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SCC Blamed for Recent Nova Rupture

SCC Blamed for Recent Nova Rupture

Investigators believe a recent line break on the NOVA Gas Transmission Ltd. (NGTL) system was caused by stress corrosion cracking (SCC). The line break occurred Feb. 7 about 18 miles north of Highway 11 and 45 miles southwest of Drayton Valley. There were no injuries. The pipeline involved in the line break was constructed in 1980. "We will take the data and evidence we gathered at the site and prepare a more detailed analysis to confirm our preliminary assessment," said John Walker, vice president plant maintenance.

SCC forms on the exterior surface of underground pipelines as a group of hairline cracks. It is the result of the interaction between pipeline stress, corrosion and certain environmental soil conditions. Since the mid-1980s, NGTL has been monitoring its pipeline for SCC, and found few instances of it.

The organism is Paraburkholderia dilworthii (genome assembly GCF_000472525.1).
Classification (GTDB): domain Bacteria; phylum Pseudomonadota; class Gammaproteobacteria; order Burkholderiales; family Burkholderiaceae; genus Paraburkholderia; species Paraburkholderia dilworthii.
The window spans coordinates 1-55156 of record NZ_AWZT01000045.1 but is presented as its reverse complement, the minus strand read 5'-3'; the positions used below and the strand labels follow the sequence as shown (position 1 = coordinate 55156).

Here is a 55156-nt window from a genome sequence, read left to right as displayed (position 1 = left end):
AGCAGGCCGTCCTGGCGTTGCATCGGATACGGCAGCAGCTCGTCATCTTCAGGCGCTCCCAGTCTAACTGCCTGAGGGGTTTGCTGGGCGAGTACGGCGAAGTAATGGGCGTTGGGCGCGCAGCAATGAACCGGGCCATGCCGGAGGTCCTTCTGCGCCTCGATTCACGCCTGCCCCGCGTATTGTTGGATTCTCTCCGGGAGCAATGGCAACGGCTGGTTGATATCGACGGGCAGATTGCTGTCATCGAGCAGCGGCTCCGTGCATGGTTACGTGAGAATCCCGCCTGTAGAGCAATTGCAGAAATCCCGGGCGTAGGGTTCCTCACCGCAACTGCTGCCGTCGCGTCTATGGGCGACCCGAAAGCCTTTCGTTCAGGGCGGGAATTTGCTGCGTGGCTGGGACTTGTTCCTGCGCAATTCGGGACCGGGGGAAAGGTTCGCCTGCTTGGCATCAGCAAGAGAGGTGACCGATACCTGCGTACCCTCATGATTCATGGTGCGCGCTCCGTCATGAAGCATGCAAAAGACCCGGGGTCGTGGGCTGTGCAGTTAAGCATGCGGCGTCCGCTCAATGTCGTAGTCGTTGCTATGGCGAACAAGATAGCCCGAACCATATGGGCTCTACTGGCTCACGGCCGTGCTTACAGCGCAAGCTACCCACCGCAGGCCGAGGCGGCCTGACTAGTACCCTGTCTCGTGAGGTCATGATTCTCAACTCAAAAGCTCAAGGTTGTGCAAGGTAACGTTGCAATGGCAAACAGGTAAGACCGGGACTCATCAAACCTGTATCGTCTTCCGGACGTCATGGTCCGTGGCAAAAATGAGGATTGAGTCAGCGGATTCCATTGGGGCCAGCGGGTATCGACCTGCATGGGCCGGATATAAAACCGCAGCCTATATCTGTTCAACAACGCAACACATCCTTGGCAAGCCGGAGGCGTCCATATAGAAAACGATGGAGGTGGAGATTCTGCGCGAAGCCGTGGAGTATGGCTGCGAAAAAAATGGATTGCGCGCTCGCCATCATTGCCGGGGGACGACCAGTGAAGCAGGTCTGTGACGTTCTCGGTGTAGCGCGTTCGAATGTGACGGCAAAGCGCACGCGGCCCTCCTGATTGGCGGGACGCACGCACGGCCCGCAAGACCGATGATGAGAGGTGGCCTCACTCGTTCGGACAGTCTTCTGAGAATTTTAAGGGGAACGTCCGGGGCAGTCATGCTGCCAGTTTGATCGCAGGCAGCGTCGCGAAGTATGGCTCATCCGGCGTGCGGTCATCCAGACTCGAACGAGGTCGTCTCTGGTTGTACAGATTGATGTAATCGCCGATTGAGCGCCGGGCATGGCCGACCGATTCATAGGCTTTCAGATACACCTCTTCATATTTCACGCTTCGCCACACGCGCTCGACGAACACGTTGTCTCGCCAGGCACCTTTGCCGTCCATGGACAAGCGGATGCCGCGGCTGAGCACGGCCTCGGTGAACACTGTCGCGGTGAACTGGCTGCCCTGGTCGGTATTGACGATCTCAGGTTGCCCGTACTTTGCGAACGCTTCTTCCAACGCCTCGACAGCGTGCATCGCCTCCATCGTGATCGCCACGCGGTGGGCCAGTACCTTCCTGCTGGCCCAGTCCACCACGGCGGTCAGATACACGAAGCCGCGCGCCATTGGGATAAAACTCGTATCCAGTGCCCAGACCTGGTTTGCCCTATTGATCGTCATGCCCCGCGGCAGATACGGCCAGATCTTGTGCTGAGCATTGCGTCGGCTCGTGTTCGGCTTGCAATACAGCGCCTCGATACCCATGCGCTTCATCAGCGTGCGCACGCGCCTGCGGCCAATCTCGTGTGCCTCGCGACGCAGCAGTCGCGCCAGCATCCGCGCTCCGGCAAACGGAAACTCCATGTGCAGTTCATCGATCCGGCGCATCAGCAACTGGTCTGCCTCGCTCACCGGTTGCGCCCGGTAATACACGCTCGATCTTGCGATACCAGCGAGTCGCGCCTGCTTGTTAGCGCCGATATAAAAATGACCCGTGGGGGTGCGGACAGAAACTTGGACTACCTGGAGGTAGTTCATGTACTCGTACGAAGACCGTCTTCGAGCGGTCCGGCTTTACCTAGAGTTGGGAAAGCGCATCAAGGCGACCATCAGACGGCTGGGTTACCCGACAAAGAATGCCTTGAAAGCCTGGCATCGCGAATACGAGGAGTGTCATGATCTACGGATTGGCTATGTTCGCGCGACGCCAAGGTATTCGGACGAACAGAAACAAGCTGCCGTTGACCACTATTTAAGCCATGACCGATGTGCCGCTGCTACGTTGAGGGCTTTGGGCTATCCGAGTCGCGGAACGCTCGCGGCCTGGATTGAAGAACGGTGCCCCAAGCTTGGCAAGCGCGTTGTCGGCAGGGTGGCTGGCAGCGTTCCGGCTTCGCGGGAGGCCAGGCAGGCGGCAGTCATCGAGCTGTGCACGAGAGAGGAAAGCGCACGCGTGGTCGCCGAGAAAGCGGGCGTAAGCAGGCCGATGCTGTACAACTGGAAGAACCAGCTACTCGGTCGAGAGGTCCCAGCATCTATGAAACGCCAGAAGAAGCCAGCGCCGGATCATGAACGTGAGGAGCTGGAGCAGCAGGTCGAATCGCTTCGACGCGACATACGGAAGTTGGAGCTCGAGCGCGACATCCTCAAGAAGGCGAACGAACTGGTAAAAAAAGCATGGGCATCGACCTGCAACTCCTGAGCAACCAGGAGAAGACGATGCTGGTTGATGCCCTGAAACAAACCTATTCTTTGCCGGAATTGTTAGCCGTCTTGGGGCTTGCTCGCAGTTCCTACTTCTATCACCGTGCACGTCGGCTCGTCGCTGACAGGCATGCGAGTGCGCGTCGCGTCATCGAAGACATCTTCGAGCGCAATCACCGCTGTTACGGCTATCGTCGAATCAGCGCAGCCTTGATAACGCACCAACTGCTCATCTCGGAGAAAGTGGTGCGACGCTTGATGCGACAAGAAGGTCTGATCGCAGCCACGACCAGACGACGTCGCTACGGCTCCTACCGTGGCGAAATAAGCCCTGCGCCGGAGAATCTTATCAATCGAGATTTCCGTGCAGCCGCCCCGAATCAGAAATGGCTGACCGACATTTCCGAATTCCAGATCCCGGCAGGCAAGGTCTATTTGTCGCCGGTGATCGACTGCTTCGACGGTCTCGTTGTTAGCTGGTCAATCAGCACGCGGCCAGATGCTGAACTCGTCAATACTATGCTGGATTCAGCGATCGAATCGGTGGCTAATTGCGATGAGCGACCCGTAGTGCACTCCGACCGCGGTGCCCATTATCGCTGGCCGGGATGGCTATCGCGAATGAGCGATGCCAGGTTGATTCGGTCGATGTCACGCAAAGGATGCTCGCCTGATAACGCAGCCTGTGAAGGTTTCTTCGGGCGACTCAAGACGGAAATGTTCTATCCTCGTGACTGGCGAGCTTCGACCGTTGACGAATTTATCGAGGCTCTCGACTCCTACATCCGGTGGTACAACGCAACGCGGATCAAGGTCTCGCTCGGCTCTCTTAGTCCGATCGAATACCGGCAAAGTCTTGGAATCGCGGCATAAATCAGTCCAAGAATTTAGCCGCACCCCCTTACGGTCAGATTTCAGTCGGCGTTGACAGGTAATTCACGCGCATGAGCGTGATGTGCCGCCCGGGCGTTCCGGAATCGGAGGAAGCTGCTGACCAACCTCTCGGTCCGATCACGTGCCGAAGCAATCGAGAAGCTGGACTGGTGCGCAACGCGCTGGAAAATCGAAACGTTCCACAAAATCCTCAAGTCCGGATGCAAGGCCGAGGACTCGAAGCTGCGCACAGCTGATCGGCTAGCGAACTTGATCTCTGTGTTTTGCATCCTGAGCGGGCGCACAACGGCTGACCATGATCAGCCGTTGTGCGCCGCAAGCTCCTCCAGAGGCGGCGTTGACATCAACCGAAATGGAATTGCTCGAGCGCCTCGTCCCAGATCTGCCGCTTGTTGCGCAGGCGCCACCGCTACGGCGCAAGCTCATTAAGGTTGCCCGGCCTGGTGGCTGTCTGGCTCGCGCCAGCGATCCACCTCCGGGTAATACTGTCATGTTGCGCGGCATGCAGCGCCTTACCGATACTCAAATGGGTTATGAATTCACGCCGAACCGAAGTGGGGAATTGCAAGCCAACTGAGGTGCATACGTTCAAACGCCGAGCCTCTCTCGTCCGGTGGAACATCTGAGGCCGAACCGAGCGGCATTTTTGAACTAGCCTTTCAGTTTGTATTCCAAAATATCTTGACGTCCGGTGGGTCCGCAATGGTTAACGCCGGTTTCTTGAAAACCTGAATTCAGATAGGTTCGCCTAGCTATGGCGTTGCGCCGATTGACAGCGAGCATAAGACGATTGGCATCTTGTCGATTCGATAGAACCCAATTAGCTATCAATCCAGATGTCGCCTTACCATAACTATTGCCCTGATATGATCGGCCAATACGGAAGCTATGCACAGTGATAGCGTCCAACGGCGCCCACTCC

Repair crews worked around the clock to remove the damaged 42-inch diameter pipe and install approximately 328 feet of new pipe to replace it. This pipe section will be tested and placed back into operation around the end of February.

An Aug. 8 line break on NOVA also is believed to be the result of a combination of external corrosion and stress corrosion cracking. In July 1997, Canada's Transportation Safety Board said further safety precautions were needed in the wake of a rupture and fire involving two parallel lines of TransCanada Pipe Lines (see NGI July 28, 1997). That rupture also was caused by SCC. The safety board, an advisory-only agency, urged the National Energy Board (NEB) of Canada and the industry to "harden" emergency shutdown systems and to review the design of systems at compressor stations.

Joe Fisher, Houston

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